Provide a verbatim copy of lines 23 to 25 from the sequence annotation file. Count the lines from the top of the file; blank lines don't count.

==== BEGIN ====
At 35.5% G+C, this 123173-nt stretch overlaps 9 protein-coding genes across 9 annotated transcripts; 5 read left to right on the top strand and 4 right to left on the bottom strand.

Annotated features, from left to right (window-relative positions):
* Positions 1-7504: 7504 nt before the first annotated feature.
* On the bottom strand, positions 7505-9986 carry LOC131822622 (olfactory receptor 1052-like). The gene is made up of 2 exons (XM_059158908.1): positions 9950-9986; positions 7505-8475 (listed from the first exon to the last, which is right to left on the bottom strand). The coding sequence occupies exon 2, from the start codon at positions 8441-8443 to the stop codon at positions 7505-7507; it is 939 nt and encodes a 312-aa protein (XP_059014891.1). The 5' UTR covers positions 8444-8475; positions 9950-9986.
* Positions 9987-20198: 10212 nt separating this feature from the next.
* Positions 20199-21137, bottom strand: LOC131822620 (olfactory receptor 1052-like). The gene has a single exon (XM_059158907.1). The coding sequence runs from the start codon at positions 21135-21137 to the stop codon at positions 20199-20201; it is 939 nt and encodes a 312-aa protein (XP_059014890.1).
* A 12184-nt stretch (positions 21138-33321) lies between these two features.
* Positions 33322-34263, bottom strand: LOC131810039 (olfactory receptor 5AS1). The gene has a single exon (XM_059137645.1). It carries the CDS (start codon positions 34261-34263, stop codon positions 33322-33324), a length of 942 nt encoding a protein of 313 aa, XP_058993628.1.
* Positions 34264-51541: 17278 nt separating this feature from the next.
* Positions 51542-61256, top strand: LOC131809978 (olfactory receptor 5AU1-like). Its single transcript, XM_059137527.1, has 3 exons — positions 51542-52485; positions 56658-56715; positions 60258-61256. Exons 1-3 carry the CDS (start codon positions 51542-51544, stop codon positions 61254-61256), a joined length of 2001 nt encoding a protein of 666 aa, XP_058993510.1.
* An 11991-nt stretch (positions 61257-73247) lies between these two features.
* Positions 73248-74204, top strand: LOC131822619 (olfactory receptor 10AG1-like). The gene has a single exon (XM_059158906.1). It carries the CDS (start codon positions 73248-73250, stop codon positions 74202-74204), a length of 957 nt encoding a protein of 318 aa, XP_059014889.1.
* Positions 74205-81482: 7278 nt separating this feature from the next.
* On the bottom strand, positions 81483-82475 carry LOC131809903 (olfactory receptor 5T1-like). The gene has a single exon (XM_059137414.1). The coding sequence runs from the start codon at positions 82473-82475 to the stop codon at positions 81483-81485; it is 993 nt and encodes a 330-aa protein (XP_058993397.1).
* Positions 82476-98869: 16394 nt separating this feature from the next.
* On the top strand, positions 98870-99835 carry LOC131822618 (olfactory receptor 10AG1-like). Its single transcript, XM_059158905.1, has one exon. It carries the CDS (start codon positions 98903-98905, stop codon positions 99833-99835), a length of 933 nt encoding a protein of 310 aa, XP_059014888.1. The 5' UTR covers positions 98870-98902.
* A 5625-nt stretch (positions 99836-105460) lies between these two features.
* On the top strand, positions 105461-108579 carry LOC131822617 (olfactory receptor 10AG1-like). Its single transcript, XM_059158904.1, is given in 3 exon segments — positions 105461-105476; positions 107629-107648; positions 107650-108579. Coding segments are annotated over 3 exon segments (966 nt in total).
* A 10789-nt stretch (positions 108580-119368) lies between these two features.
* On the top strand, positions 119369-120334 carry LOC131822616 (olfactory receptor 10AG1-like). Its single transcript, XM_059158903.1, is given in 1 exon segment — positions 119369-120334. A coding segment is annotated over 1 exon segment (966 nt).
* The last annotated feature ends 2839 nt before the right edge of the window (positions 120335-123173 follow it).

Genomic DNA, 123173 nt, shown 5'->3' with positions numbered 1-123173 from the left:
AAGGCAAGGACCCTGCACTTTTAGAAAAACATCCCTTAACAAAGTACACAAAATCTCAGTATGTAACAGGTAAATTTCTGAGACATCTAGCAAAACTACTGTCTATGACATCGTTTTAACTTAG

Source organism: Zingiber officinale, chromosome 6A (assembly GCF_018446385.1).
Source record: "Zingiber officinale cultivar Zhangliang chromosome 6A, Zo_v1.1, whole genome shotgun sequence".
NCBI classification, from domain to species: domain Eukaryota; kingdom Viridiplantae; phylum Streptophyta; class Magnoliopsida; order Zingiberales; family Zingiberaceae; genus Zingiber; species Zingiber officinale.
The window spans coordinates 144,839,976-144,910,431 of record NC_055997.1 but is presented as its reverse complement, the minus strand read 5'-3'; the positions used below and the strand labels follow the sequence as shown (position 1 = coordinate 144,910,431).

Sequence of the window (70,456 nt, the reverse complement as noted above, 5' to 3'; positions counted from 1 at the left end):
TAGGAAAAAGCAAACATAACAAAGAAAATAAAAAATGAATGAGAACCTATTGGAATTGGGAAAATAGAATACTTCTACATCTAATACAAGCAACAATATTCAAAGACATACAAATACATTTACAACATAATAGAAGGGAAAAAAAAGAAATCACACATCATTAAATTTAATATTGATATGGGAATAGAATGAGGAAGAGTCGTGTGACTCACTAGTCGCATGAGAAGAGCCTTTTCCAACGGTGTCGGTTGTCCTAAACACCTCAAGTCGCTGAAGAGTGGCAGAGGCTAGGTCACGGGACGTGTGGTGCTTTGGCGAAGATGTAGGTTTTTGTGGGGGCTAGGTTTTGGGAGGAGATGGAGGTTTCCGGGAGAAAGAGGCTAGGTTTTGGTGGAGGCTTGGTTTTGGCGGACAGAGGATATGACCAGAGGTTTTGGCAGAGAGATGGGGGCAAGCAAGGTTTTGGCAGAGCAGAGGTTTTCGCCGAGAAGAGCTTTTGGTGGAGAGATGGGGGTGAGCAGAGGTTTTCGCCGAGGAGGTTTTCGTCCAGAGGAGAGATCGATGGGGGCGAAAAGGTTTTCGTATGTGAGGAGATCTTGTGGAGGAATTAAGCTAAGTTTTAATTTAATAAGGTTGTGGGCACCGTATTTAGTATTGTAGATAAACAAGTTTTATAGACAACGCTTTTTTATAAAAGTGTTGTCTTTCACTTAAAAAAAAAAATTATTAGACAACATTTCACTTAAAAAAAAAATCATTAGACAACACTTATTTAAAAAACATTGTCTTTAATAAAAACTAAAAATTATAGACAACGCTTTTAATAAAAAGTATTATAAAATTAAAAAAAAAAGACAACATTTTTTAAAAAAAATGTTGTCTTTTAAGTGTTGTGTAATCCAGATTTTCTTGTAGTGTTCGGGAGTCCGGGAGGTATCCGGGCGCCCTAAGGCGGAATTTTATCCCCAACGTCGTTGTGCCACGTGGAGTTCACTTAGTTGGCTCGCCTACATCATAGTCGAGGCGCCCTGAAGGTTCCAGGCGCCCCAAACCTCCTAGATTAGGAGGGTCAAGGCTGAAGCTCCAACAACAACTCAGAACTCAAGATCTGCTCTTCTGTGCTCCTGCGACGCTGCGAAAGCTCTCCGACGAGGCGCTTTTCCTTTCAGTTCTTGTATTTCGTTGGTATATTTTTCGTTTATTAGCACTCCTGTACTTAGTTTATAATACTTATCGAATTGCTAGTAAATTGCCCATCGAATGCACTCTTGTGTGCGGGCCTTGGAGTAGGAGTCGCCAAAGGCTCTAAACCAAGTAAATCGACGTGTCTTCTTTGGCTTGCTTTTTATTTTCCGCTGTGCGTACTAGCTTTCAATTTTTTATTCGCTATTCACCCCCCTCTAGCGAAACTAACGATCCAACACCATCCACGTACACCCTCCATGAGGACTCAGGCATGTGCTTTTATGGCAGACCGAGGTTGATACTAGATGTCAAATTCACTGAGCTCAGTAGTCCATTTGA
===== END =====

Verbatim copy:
AAGGCAAGGACCCTGCACTTTTAGAAAAACATCCCTTAACAAAGTACACAAAATCTCAGTATGTAACAGGTAAATTTCTGAGACATCTAGCAAAACTACTGTCTATGACATCGTTTTAACTTAG

Source organism: Zingiber officinale, chromosome 6A (assembly GCF_018446385.1).
Source record: "Zingiber officinale cultivar Zhangliang chromosome 6A, Zo_v1.1, whole genome shotgun sequence".